Graduate artist Romy Galloway sums it up saying: “Set-ups like Art Pistol, that are giving Scottish graduates a platform are a great thing to have, by making the art world accessible they are the type of people that make Scottish, and in particular Glasgow, art community so great”. Why thankyou.
Some more than others need a bit of extra support this year, as graduates from Glasgow School of Art faced a devastating incident. In May just weeks before the Degree Show a fire tore through the iconic Mackintosh building, final year students were left with damaged work and entire pieces destroyed. This would be a shattering shock in itself, but it also meant that students faced the double blow of losing out on their launch into the art world and the chance to be ‘discovered’ – so to speak – in their final year Show. However, as artists do, they’ve found inspiration in the destruction and now their art has a unique, if not distressing story behind it and some bear the marks of a personal tragedy – meaning that buyers can have a little bit of history and become part of the story as it takes a positive turn.
Priscilia Kheng, a Glasgow School of Art graduate now has work with us – including damaged pieces – and she remains positive as life moves own stating she’s now gained an “artistic maturity” and is looking forward to stepping into the big wide world. From here she can only grow and expand and she hopes to further her artistic network by trying out new things, including residencies and exhibitions.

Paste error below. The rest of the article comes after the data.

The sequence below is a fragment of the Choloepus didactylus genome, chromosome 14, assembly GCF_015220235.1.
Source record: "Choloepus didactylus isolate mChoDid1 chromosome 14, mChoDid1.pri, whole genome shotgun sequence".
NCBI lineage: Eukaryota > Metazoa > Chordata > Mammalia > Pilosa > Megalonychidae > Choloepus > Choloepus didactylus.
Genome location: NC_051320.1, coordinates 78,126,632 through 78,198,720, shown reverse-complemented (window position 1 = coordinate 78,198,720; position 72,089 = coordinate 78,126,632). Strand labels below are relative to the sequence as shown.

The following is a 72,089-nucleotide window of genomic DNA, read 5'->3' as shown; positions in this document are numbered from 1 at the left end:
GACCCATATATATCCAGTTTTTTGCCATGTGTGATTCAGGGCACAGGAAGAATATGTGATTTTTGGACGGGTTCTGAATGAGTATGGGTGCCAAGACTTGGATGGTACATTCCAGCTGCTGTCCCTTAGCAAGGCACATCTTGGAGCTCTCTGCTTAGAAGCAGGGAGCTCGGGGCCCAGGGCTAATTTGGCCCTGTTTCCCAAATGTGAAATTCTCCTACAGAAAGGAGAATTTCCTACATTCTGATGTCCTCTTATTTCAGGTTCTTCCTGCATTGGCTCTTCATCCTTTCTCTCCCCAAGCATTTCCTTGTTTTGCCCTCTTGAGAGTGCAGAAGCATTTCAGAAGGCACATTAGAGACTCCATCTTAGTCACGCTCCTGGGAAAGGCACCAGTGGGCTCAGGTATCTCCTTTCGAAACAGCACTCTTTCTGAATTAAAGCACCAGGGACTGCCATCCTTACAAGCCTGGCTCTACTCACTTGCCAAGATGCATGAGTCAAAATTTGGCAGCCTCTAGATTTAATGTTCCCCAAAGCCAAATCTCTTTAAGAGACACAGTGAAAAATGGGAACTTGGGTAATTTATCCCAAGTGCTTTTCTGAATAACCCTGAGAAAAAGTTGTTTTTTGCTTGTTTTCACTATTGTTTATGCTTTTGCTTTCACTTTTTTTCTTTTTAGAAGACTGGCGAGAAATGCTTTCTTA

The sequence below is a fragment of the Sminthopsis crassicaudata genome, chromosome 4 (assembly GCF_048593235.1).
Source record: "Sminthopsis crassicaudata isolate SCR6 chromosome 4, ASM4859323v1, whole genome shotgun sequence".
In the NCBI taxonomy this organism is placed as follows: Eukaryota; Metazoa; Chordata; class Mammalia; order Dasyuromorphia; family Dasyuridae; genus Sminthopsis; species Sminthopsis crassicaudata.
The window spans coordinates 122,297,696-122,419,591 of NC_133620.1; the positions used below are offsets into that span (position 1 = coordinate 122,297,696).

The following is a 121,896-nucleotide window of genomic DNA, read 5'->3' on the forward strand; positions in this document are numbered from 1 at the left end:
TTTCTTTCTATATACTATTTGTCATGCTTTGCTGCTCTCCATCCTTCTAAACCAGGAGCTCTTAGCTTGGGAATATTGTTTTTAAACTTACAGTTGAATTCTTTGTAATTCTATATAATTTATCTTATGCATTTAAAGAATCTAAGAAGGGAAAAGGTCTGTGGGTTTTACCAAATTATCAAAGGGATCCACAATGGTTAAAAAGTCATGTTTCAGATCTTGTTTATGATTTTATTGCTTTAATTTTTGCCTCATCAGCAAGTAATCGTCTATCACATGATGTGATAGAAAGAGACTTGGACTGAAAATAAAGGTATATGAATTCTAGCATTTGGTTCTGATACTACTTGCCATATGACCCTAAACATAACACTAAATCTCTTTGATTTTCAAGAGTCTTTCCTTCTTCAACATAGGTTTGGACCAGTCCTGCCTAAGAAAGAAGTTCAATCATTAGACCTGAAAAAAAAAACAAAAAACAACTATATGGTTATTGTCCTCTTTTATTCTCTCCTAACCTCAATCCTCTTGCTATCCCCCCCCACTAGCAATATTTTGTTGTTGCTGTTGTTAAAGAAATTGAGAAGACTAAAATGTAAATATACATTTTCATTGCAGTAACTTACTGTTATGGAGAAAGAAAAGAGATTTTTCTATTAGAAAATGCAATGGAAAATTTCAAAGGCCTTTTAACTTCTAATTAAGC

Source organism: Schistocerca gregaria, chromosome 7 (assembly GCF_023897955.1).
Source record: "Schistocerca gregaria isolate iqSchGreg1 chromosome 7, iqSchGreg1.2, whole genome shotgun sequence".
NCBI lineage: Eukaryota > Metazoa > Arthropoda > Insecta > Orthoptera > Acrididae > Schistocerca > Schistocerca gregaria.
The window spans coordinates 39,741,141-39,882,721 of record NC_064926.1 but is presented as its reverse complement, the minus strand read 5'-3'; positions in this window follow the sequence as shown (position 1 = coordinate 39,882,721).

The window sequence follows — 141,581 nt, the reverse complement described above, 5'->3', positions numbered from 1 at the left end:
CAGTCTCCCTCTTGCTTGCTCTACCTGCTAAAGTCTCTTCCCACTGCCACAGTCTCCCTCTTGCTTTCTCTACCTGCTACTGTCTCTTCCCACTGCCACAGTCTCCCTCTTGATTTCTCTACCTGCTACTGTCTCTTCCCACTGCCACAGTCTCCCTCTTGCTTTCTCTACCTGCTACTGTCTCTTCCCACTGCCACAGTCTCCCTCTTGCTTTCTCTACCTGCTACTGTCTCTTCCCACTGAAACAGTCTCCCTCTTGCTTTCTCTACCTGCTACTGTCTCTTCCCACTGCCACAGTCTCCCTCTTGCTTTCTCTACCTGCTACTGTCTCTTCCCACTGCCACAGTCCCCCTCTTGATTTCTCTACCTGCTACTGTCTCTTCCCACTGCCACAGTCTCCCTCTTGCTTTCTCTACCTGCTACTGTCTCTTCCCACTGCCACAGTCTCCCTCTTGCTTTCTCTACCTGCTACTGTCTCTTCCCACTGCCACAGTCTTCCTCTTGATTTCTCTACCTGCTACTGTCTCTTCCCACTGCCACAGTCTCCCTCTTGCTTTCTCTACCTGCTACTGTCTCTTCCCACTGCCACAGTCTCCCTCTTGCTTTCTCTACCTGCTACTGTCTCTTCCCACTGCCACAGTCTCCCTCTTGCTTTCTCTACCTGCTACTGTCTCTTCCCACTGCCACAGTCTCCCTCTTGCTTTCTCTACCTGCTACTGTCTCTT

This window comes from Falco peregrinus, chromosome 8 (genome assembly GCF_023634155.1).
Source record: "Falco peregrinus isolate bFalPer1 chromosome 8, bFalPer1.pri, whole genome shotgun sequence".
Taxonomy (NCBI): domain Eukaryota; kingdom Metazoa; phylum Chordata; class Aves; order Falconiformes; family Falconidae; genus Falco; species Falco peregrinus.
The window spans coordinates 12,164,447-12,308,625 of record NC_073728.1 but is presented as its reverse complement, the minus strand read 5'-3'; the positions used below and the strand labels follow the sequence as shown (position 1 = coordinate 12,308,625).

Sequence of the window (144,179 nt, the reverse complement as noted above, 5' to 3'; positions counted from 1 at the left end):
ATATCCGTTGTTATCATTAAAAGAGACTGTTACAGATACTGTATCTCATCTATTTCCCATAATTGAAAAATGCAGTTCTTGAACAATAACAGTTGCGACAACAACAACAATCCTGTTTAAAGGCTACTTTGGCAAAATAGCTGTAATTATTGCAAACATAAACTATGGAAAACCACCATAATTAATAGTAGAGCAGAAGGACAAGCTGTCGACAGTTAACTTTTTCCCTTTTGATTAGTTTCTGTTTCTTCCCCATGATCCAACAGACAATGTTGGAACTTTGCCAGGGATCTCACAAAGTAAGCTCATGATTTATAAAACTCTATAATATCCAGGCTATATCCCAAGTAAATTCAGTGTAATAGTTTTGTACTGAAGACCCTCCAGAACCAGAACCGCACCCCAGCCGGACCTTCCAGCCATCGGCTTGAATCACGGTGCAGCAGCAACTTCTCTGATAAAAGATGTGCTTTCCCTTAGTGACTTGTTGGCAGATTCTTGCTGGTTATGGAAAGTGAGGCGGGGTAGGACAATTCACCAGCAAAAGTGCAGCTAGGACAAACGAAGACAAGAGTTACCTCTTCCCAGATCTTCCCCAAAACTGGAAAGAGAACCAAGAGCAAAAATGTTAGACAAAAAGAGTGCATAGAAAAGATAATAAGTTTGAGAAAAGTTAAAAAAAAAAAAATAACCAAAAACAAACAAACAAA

After the victory of graduation what’s next for these artists and for many there’s definitely an anxiety in stepping-out on their own. But, the rewards for those that take the plunge can be extraordinary, humbling and guaranteed to put a smile back on their faces. It must be a triumphant feeling when a complete stranger buys your work of art, appreciating what you’ve created and commending your efforts. It’s important, as well as a little bit lovely, for the artists to know that there are other people – who aren’t students, professors, tutors or their mum – who are enjoying and admiring their art. They need this support and confidence boost in the early days, so that they can go on and paint every day.
This all means that brand new and emerging artists can carry on doing something that they love. They are all putting themselves out there in the hope that they’ll be appreciated and one of their first buyers can become part of a special relationship – an early supporter and someone who championed them to keep going. So we can all revel in that warm, fuzzy feeling that you’ve helped a Bambi-eyed graduate on their road to success, helping them to continue to their artistic career.
We can’t predict the future – the Magic 8 ball broke – but come down to Cresswell Lane and see what you make of the graduates work. Also keep an eye out on the blog for the full interviews with a selection of the ex-students, all about their inspiration and aspirations.